95 Neon - High Idle!? Please Help Me!

bretrichterbretrichter Member Posts: 4
edited June 2015 in Dodge
I have a 95 neon SOHC that drives with a very high Idle. Not all the time, but 85% of the time witch i find strange. This has been going on for the better part of a year and the car is almost undrivable. Its putting a hurting on my breaks for sure.

I had replaced the PCM 5 years ago. Replaced the timing belt 2 months ago. I have searched all around for vacuum leaks but am not able to find anything. I pulled the throttle body off and cleaned it very well. I replaced the IAC.

The car continues to idle out of control as if the IAC is wide open. The only way to get the car to idle correctly is to cover the idle hole in the throttle body 90% up with my finger. The guy at Auto Zone said if its not IAC or vacuum hoses, then I should start replacing sensors.

PLEASE HELP! How do i diagnose this problem?


  • bretrichterbretrichter Member Posts: 4
    looked online to see check engine light codes that I am getting:

    12 Direct battery input to PCM was disconnected within the last 50 key-on cycles
    32 EGR system failure
    25 Idle air control motor circuits, target idle not reached (+/- 200),vacuum leak found
    55 End of error messages (If you get this only, no errors were found)

    12 and 55 i understand why. 32 sounds like maybe clean the EGR system? 25 I have no idea?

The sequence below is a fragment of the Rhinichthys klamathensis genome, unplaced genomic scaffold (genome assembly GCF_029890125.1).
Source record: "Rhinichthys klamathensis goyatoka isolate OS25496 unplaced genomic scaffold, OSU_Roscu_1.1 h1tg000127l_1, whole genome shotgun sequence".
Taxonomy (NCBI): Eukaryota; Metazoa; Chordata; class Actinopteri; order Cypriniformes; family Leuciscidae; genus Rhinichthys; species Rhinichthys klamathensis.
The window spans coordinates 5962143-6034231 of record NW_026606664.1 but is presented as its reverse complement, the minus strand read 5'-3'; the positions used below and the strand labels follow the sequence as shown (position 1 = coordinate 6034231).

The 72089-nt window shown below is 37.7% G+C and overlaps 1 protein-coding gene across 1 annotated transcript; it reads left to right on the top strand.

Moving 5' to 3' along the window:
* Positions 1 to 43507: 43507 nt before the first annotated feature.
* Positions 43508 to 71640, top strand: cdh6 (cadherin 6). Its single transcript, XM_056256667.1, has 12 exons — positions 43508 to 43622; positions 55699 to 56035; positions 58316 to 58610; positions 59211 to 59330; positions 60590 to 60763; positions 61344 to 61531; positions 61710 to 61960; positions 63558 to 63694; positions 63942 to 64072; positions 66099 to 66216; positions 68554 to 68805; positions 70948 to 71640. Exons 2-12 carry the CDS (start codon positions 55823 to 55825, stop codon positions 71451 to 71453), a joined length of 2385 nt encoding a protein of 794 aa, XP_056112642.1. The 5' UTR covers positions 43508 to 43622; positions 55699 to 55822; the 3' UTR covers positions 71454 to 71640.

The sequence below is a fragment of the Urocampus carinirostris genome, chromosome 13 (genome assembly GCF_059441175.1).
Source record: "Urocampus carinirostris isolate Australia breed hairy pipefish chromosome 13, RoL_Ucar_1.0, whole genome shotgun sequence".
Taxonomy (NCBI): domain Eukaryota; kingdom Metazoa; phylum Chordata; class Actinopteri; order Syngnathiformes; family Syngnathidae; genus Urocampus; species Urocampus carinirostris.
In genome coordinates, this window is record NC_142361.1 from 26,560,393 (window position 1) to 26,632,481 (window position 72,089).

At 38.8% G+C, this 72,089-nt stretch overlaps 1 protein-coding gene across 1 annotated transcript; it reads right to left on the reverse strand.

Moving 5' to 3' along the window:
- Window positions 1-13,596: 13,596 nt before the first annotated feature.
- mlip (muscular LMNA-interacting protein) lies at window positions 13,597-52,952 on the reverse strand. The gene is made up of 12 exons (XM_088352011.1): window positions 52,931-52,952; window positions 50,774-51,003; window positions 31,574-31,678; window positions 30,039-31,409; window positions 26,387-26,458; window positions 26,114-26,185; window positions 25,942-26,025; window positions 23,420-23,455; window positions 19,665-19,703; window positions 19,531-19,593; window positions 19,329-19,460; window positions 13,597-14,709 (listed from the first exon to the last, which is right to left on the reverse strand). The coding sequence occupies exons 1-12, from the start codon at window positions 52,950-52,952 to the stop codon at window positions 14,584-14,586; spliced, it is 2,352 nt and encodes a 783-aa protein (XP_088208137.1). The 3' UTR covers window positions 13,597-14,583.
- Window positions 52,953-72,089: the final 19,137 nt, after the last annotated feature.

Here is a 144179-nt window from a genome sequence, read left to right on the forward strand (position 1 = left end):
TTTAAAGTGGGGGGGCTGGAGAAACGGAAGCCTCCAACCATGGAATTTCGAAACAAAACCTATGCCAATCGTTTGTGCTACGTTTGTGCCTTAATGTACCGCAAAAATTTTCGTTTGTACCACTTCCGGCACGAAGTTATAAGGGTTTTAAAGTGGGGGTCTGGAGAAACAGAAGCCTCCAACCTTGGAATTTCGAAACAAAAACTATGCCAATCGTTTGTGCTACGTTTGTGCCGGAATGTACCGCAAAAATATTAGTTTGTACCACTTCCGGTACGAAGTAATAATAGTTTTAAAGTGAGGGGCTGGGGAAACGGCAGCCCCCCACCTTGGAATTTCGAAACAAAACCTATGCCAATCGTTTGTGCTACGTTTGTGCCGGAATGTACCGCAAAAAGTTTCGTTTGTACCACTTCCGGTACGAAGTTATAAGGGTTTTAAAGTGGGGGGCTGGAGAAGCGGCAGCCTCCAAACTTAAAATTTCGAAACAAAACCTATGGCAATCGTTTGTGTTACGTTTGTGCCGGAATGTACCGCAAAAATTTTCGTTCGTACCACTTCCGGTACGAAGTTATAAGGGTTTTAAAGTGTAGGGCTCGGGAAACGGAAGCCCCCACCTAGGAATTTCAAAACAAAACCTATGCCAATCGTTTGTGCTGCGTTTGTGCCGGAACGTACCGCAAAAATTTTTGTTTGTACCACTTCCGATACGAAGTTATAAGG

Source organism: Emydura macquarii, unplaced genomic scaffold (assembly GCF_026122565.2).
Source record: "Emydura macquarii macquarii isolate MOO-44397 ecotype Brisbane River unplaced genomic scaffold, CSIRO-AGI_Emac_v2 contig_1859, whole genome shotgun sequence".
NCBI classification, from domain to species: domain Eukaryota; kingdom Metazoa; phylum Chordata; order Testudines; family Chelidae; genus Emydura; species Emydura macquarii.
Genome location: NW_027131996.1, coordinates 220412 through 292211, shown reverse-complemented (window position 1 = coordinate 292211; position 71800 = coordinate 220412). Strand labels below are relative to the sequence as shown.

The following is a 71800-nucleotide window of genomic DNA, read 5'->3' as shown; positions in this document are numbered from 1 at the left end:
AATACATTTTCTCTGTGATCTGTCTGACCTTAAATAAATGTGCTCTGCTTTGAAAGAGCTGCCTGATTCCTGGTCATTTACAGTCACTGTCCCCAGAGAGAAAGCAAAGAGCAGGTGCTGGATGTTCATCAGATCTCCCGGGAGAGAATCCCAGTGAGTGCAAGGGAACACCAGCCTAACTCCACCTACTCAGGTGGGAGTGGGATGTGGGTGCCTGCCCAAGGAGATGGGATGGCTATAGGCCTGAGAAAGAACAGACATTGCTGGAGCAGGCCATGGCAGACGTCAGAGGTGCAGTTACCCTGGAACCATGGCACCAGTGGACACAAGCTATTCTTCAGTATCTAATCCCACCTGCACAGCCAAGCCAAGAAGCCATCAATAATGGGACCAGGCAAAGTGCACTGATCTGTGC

• bretrichterbretrichter Member Posts: 4
    because I was receiving engine code 25 i replaced all vacuum lines and then the throttle position sensor. turned it on and still running very high idle. I will be doing a smoke test this weekend to see if there is any leaks i missed, but im fairly sure i didn't since I replaced all the hoses.

    Whats next?!
  • thecardoc3thecardoc3 Member Posts: 5,728
    With a code for the idle air control motor circuits the testing is best done with an oscilloscope. There are four wires between the idle air control motor and the PCM. Each pair of wires (Br/Wht, Yel/Blk) and (Gry/Red, Viol) are controlled in the same way.

    Depending on which way the PCM wants to change the idle speed it applies power to one wire of each pair and then pulses the other one to ground. The PCM then switches both the powers and the pulsed ground commands inside each pair for the motor to be commanded in the opposite direction. Testing requires confirmation that the power and ground commands are being made by the PCM and that the wiring is intact all the way through the idle air control motor.
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